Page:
Saving on Museum Admissions
Museums are great places to get to know the country or the city you are visiting. You can learn a lot about history, culture, art, or nature and escape heat, cold, or rain. Museums can be pretty expensive, but most offer some type of programs or other ways to save money. Let’s take a look at 7 tips of how to visit museums without spending too much:
1. The Museums on Us Program
If you are Bank of America or Merrill Lynch credit or debit card owner, you are invited to visit many museums free for the entire first weekend of the month. There are about 150 locations all over the country, including such gems as Museum of Fine Arts, Boston or National Cowboy & Western Heritage Museum, Oklahoma. The list changes every year, so make sure you check the museum you are planning to go to.
2. Multi-attraction booklets and City Passes
Booklets are collections of coupons that apply to major attractions. You can find great discounts for attractions, restaurants, and museums. City Pass is the most popular option. It offers a few prepaid tickets to top attractions in major cities, like New York, Chicago, New Orleans, Seattle, San Francisco, Los Angeles, and many others. You will save not only money, but also time, as you won’t have to wait for tickets in long lines. Smart Destinations and All-inclusive Inclusion Pass are two other popular options available in many cities.
3. Pay as you wish
Many museums will take any donation you will feel like donating. They do have a suggested amount, like $25, but if you feel like paying $1, nobody will look at you twice. Some museums always operate like that; some have certain days for optional donations. New York City’s Metropolitan Museum of Art and the American Museum of Natural History are always optional pay, while The Philadelphia Museum of Art offers “Pay as You Wish” program on the first Sunday of every month.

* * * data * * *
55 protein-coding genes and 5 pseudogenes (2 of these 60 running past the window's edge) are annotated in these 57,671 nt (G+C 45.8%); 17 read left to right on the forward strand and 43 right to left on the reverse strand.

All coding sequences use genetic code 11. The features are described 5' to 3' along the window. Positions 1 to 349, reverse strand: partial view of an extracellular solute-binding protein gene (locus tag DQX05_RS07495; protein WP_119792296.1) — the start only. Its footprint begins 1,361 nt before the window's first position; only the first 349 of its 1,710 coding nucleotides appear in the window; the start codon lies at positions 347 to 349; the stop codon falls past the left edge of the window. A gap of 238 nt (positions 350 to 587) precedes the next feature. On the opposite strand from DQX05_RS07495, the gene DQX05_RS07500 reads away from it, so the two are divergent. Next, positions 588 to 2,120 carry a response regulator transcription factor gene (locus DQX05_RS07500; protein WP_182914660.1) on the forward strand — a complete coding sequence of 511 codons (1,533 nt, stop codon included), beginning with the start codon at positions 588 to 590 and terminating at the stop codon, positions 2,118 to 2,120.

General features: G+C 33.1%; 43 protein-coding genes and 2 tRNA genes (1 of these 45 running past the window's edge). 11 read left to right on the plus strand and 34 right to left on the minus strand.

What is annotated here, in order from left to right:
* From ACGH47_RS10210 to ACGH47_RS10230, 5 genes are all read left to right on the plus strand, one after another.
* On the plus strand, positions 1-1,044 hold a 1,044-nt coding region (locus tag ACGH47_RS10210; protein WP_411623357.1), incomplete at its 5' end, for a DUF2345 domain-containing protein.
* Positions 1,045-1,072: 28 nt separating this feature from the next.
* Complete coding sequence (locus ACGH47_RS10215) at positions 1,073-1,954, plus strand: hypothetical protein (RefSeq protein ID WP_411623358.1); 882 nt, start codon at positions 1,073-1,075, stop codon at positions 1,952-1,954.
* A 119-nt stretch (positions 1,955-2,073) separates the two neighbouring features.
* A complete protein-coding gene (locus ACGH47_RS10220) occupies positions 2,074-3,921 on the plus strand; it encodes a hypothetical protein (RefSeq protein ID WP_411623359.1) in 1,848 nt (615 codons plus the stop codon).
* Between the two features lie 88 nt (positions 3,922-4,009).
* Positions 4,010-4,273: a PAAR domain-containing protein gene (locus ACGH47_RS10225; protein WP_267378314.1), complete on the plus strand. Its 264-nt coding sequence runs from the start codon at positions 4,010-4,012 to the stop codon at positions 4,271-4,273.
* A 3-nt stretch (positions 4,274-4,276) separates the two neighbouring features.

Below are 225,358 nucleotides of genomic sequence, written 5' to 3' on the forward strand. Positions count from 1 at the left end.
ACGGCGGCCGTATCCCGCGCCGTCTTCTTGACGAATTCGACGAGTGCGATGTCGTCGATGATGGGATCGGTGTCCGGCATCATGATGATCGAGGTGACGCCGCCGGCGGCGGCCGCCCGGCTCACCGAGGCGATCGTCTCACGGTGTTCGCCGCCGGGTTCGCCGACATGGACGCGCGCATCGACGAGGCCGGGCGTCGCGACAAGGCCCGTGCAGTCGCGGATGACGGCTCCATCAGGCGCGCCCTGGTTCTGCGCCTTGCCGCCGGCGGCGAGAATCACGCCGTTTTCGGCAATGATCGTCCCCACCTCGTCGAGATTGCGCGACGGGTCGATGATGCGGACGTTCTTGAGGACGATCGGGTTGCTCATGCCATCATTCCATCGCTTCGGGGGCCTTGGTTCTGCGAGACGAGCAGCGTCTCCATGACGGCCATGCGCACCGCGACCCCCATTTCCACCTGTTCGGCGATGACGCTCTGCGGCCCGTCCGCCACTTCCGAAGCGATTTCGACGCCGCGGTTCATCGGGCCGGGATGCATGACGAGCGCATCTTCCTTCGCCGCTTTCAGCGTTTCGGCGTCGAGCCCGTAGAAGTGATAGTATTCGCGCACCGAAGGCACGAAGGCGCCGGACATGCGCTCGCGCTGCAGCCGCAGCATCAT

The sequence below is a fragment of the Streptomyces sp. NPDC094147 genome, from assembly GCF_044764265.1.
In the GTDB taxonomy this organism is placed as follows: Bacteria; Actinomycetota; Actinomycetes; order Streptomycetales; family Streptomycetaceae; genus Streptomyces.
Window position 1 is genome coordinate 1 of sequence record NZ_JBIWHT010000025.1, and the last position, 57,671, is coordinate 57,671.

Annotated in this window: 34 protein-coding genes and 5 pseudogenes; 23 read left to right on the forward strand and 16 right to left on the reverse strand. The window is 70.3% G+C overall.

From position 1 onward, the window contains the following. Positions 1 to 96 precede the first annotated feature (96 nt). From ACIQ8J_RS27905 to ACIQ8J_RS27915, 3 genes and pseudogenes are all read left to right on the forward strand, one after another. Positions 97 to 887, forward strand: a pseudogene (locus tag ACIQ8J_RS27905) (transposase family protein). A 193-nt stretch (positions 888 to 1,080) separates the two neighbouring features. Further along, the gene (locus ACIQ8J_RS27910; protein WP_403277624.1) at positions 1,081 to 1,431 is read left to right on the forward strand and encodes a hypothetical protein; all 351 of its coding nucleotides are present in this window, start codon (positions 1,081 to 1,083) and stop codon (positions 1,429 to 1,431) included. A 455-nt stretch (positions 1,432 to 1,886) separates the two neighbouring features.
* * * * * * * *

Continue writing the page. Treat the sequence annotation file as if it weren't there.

4. Free or reduced days/nights
Some museums have special monthly or weekly events when visitors are invited for free or at very reduced admission. Many museums are open for all on certain first nights of the month. For example, the National Aquarium in Baltimore has Fridays after Five events; New York City’s MOMA is also open on Fridays from 4-8 pm. Other museums around the country open doors for free on first Wednesdays, Thursdays or Saturdays of the month. All you have to do is find out those special days.
There are some museums that are always free. The most famous such collection is Smithsonian Portfolio museums in Washington DC. You can also visit The Getty Center in LA and Saint Louis Art Museum at no charge, just the parking fee.
5. State Residency
Some museums want to encourage locals to come and learn something new, bring guests, and just enjoy the expositions for free or almost free. Free resident days usually happen once or so per month and require ID to get in. San Francisco Zoo offers such deal for SF residents once a month, while Chicago’s Field Museum, Shedd Aquarium, and Museum of Science and Industry invite Illinois residents free a few times a month. Some facilities offer such deal just once a year, so again, you have to find out.
6. Sponsored programs
Target is known for sponsoring a wide variety of programs all around the country in participating institutions, so this is one good way to get in for free and soak up some culture. Smithsonian Magazine has Museum Day Live program, which invites families of two free to many participating museums in late September. Blue Star Museum Program sponsors military personnel and their family members’ trips to various museums all summer long.
7. Tourism bureau discounts